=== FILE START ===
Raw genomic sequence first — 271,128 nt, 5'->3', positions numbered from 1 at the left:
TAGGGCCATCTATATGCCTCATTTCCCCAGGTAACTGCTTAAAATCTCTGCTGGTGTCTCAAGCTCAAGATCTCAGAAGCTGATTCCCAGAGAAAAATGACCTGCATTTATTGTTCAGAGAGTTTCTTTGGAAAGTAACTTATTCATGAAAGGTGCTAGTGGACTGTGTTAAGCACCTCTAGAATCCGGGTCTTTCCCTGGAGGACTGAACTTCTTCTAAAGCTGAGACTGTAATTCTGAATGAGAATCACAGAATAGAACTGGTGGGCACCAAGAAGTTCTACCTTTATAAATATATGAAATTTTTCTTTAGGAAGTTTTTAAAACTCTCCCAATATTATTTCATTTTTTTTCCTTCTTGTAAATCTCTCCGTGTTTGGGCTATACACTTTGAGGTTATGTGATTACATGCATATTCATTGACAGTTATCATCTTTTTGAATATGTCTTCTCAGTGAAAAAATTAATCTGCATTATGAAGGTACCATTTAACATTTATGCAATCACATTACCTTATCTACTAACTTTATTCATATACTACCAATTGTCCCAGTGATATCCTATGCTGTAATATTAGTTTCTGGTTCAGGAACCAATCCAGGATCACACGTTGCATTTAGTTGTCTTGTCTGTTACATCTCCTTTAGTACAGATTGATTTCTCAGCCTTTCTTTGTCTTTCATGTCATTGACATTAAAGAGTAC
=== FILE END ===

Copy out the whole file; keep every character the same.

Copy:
Raw genomic sequence first — 271,128 nt, 5'->3', positions numbered from 1 at the left:
TAGGGCCATCTATATGCCTCATTTCCCCAGGTAACTGCTTAAAATCTCTGCTGGTGTCTCAAGCTCAAGATCTCAGAAGCTGATTCCCAGAGAAAAATGACCTGCATTTATTGTTCAGAGAGTTTCTTTGGAAAGTAACTTATTCATGAAAGGTGCTAGTGGACTGTGTTAAGCACCTCTAGAATCCGGGTCTTTCCCTGGAGGACTGAACTTCTTCTAAAGCTGAGACTGTAATTCTGAATGAGAATCACAGAATAGAACTGGTGGGCACCAAGAAGTTCTACCTTTATAAATATATGAAATTTTTCTTTAGGAAGTTTTTAAAACTCTCCCAATATTATTTCATTTTTTTTCCTTCTTGTAAATCTCTCCGTGTTTGGGCTATACACTTTGAGGTTATGTGATTACATGCATATTCATTGACAGTTATCATCTTTTTGAATATGTCTTCTCAGTGAAAAAATTAATCTGCATTATGAAGGTACCATTTAACATTTATGCAATCACATTACCTTATCTACTAACTTTATTCATATACTACCAATTGTCCCAGTGATATCCTATGCTGTAATATTAGTTTCTGGTTCAGGAACCAATCCAGGATCACACGTTGCATTTAGTTGTCTTGTCTGTTACATCTCCTTTAGTACAGATTGATTTCTCAGCCTTTCTTTGTCTTTCATGTCATTGACATTAAAGAGTAC